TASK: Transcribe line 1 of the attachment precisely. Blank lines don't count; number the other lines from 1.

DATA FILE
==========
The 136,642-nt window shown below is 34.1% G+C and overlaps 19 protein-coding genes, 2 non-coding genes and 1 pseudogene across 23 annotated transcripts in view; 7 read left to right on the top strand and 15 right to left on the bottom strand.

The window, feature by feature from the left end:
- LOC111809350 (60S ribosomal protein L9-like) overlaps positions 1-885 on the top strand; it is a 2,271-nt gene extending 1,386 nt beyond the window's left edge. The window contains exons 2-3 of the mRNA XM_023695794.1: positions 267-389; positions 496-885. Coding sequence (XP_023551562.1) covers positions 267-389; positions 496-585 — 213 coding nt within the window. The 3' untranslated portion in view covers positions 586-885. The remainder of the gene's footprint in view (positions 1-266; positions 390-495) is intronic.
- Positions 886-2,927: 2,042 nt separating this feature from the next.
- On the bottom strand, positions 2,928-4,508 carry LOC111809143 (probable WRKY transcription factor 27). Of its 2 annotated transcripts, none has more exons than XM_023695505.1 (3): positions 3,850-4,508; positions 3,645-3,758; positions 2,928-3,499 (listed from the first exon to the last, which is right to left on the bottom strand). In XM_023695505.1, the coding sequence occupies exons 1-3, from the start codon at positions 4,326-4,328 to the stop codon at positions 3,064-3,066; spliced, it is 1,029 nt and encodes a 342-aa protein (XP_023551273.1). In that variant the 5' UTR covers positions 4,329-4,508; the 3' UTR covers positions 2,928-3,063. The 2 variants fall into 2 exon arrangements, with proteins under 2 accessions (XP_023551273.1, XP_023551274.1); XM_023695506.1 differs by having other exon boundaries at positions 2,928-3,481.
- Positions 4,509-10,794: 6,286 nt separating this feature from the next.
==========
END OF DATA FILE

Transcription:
The 136,642-nt window shown below is 34.1% G+C and overlaps 19 protein-coding genes, 2 non-coding genes and 1 pseudogene across 23 annotated transcripts in view; 7 read left to right on the top strand and 15 right to left on the bottom strand.